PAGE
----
Stalking Jack the Ripper by Kerri Maniscalco
Published by Hachette Audio on October 20, 2016
Series: Stalking Jack the Ripper, #1
Genre(s): fiction, historical fiction, mystery, young adult
Format & Length: audiobook, 09:26:50
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Presented by James Patterson’s new children’s imprint, this deliciously creepy horror novel has a storyline inspired by the Ripper murders and an unexpected, blood-chilling conclusion…Seventeen-year-old Audrey Rose Wadsworth was born a lord’s daughter, with a life of wealth and privilege stretched out before her. But between the social teas and silk dress fittings, she leads a forbidden secret life. Against her stern father’s wishes and society’s expectations, Audrey often slips away to her uncle’s laboratory to study the gruesome practice of forensic medicine. When her work on a string of savagely killed corpses drags Audrey into the investigation of a serial murderer, her search for answers brings her close to her own sheltered world.The story’s shocking twists and turns, augmented with real, sinister period photos, will make this dazzling debut from author Kerri Maniscalco impossible to forget.
Stalking Jack the Ripper may not have been the best book in the world but it was an entertaining audiobook experience.
“There’s nothing better than a little danger dashed with some romance.”
I had been perusing my library’s digital audiobook collection trying to decide on a book to give me some distinct fall vibes when I scrolled past this title. And a young adult historical fiction based on an actual serial killer seemed to fit the bill perfectly.
This audiobook is about nine and a half hours long but felt like much less. The plot had plenty of action and intrigue and moved along at a fast pace. Maniscalco’s writing style was witty and atmospheric and worked well for this genre. And Nicola Barber’s narration was excellent, breathing life into the story.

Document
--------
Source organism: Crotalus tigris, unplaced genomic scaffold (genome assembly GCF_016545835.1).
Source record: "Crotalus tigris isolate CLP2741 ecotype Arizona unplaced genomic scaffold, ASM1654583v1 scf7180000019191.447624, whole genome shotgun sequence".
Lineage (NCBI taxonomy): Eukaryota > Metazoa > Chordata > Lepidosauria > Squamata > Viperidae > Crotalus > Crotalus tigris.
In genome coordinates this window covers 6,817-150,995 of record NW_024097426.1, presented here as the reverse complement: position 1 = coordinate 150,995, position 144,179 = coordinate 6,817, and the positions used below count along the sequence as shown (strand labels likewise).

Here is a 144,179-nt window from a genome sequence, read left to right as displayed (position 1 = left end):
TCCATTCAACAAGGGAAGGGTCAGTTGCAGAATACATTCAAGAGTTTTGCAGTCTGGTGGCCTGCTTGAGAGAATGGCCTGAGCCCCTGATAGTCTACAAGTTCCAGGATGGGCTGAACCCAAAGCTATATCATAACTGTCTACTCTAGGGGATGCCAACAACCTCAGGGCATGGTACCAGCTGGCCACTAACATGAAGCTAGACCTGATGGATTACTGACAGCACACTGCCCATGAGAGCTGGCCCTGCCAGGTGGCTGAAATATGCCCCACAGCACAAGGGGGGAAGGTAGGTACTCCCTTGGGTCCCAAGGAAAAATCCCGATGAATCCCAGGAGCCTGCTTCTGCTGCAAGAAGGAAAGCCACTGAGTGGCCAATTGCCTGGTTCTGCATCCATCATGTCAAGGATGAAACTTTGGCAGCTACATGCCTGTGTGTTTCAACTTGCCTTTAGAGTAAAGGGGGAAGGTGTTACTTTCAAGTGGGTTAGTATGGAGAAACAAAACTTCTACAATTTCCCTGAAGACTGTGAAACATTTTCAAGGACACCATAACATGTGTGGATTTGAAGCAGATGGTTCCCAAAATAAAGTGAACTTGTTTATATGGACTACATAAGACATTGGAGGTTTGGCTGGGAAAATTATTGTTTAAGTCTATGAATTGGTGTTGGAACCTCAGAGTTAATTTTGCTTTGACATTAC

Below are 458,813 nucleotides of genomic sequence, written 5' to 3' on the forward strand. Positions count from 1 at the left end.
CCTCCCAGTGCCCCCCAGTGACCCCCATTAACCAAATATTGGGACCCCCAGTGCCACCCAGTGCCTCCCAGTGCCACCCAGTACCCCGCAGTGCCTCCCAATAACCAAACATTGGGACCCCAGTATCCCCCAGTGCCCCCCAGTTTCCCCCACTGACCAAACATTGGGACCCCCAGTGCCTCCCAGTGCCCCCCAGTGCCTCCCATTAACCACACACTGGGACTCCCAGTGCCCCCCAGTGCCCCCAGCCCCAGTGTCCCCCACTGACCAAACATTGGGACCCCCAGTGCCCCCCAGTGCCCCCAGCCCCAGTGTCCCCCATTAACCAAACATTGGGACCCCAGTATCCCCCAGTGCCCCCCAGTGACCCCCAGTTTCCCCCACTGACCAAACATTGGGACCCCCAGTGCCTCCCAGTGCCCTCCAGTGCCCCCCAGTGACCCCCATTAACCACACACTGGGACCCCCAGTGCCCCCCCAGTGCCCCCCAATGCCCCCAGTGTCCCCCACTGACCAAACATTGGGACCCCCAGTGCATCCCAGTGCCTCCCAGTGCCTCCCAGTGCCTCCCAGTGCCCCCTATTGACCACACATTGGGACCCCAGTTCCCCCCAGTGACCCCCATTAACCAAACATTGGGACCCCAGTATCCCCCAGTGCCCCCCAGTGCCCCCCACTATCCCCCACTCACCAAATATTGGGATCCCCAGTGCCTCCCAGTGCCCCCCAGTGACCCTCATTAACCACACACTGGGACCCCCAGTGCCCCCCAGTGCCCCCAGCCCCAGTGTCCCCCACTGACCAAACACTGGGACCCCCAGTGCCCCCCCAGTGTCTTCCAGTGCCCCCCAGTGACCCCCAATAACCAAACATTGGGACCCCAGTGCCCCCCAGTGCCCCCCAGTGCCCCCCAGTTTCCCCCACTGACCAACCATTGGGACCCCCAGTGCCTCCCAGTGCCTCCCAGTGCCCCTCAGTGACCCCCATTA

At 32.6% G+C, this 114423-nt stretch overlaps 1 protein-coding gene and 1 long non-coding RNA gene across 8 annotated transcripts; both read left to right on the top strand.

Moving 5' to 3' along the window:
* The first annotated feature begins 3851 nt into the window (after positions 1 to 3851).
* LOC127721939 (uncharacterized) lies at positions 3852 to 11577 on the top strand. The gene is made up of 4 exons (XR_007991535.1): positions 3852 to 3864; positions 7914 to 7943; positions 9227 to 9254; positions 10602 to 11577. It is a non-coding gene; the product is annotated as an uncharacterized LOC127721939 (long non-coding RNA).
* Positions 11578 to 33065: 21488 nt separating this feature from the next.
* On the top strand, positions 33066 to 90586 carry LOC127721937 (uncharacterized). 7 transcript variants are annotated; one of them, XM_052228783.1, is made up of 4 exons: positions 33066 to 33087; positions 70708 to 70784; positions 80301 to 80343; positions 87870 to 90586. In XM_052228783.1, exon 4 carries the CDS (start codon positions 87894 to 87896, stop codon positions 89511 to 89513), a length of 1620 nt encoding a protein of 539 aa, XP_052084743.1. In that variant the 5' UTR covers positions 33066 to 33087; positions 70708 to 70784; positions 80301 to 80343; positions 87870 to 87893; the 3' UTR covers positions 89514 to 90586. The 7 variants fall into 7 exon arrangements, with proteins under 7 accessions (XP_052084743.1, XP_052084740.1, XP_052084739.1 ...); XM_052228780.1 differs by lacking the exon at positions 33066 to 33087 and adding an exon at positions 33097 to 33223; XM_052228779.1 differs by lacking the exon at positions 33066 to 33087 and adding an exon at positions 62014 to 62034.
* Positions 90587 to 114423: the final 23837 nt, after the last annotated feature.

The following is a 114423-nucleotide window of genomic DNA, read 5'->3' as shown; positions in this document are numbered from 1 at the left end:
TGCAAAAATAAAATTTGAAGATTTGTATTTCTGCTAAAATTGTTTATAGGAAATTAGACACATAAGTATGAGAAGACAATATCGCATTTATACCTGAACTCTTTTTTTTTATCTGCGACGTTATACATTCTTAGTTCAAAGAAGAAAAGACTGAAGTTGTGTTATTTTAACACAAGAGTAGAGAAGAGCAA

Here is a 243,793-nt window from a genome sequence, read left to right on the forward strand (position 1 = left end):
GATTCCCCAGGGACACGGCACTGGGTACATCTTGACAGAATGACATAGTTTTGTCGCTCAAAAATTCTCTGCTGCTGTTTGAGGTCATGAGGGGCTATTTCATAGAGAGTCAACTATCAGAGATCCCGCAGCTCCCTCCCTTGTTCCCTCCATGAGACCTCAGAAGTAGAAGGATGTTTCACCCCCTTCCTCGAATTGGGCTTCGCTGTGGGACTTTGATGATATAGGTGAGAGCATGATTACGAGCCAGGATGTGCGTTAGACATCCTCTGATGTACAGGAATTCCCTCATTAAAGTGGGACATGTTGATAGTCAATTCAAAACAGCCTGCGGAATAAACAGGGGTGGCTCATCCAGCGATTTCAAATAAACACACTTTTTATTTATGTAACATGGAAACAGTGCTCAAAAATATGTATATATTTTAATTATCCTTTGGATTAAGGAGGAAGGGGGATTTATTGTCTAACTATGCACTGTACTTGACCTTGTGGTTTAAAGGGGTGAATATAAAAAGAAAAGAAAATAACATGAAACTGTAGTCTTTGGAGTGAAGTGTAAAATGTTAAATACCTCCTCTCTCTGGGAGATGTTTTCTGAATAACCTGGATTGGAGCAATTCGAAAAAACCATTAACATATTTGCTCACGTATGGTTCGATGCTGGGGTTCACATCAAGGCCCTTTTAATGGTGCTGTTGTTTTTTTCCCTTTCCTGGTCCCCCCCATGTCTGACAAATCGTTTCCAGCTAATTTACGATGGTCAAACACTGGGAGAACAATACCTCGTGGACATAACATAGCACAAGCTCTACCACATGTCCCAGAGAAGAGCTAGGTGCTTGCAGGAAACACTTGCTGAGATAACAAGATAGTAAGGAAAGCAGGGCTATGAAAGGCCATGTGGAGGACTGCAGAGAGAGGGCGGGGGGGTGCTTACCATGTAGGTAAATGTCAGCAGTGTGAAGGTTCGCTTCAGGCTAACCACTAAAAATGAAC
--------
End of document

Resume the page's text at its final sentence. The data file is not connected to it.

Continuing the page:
Where this book fell a bit flat for me was in the characters. Although some of the main characters, Audrey Rose in particular, felt fairly well thought out, many of the others were too generic. And there were a few aspects that were glossed over, which if expanded on, could have added a significant amount of depth. First, Audrey’s Indian heritage was mentioned a few times but nothing was done with it to enhance the story in a meaningful way. Second, every other female character was a cardboard cutout next to the way Audrey tried to defy society’s expectations, and it seemed like a lost opportunity to explore a range of women’s experiences in Britain in the late 1800s.
I can’t help it, though; I’m definitely a fan of stories that fictionalize historical events, and the premise really worked for me with Stalking Jack the Ripper. Will I ever read this again? Probably not. But I am curious to see what the next book holds in store.